For the most recent information about the efforts to reverse the University of Illinois at Urbana-Champaign’s decision to rescind Steven Salaita’s offer, see Corey Robin’s blog. According to him, six departments have voted no confidence in the university’s administration, seven professional associations have condemned the decision, and many scholars, including a number of philosophers, have cancelled talks they were to give there. If you are interested in emailing the UIUC Board of Trustees, he provides a list of their email addresses here. Robin also takes a look at various documents relating to donor pressure on the UIUC administration regarding Salaita’s appointment. John Protevi has been keeping his blog up to date with information regarding the case, too, and there is the Support Salaita Facebook Page, as well. A number of people have published open letters to the UIUC administration. Here is one, sent earlier today, by Michael Otsuka (LSE):
Dear Trustees of the University of Illinois,
I am a Professor at the London School of Economics. I am also a faculty-elected member of the LSE’s Court of Governors. I write, however, in an individual capacity.
If you withhold pro forma approval of Professor Steven Salaita’s appointment alongside the others when you meet on September 11, you will make clear that associate and full professors at your university do not have tenure at the outset of their appointments. Rather, even after the starting dates listed on the letters of offer they have signed, their jobs may vanish without any demonstration of cause by normal procedures that apply to tenured professors.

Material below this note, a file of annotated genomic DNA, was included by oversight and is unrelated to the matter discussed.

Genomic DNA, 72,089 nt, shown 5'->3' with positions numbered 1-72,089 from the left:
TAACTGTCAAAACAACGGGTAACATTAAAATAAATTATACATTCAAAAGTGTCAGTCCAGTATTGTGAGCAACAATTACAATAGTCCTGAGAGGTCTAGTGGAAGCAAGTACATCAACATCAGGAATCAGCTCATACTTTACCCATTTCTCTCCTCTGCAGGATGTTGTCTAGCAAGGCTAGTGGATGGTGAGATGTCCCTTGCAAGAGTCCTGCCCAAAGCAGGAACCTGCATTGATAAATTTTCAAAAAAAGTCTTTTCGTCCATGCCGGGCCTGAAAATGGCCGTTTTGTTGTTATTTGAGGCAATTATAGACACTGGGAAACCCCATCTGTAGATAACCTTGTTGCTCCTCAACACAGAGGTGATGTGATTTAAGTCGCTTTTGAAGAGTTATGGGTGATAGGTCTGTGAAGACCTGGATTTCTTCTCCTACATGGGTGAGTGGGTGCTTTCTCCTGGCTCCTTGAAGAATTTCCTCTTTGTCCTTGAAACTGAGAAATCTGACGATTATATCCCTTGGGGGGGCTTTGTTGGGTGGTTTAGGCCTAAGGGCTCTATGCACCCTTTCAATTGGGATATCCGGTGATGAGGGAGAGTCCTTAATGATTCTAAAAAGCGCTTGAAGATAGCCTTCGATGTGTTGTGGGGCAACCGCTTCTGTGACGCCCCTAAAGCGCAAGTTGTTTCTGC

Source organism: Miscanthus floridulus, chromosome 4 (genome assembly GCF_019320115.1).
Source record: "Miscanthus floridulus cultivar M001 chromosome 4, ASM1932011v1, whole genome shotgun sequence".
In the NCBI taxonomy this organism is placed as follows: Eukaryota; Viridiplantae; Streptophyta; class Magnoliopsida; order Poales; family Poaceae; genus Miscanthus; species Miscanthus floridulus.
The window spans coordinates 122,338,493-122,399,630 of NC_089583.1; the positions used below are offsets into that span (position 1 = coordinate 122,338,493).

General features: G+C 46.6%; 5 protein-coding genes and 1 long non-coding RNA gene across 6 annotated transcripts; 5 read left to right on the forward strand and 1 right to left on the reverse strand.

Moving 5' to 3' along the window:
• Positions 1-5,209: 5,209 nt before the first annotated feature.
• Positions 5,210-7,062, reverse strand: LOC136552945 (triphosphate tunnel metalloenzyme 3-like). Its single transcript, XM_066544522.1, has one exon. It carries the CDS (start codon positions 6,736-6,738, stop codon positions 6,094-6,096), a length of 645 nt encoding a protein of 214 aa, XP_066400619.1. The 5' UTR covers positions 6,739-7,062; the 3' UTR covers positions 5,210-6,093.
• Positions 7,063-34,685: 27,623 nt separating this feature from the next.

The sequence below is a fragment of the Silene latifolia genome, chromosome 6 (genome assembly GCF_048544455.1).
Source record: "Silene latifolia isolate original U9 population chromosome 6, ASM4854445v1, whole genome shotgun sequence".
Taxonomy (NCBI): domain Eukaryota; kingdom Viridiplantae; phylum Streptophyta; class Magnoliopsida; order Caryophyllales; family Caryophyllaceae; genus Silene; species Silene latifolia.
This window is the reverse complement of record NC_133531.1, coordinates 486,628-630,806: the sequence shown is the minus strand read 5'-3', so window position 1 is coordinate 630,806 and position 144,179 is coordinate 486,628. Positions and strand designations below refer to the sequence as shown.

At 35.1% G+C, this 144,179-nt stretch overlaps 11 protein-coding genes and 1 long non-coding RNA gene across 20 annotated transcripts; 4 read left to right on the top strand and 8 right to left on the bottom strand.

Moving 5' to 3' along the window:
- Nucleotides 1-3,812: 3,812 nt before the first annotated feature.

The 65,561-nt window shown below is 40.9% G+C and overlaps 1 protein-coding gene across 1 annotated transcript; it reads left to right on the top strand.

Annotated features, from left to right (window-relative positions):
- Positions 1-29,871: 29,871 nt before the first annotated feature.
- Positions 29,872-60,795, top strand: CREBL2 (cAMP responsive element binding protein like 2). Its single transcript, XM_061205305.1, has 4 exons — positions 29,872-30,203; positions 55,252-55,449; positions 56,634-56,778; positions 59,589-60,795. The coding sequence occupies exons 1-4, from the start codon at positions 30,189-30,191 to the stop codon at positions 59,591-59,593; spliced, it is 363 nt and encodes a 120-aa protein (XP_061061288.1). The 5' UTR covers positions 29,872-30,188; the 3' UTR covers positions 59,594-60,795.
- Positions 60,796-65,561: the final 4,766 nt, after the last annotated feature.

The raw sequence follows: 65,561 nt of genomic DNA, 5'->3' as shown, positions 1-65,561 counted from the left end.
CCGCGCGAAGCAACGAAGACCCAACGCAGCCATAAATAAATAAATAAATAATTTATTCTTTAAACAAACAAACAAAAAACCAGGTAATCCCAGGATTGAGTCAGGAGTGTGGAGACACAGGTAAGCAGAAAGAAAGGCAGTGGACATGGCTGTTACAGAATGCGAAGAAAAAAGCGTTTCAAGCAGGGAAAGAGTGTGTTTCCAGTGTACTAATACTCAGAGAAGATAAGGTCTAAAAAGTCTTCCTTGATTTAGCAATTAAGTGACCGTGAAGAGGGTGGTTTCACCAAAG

You will also make clear that the assurances, norms, and practices on which academics rely when they resign their posts, in order to take up jobs elsewhere, do not apply when it comes to offers from the University of Illinois.
You will thereby undermine your ability to recruit the best scholars and teachers.
I therefore urge you to follow the recommendation of the AAUP to treat “Professor Salaita’s situation as that of a faculty member suspended [with pay] from his academic responsibilities pending a hearing on his fitness to continue.”
Otherwise, you will provide overwhelming grounds for AAUP censure, of which academics around the world will take note.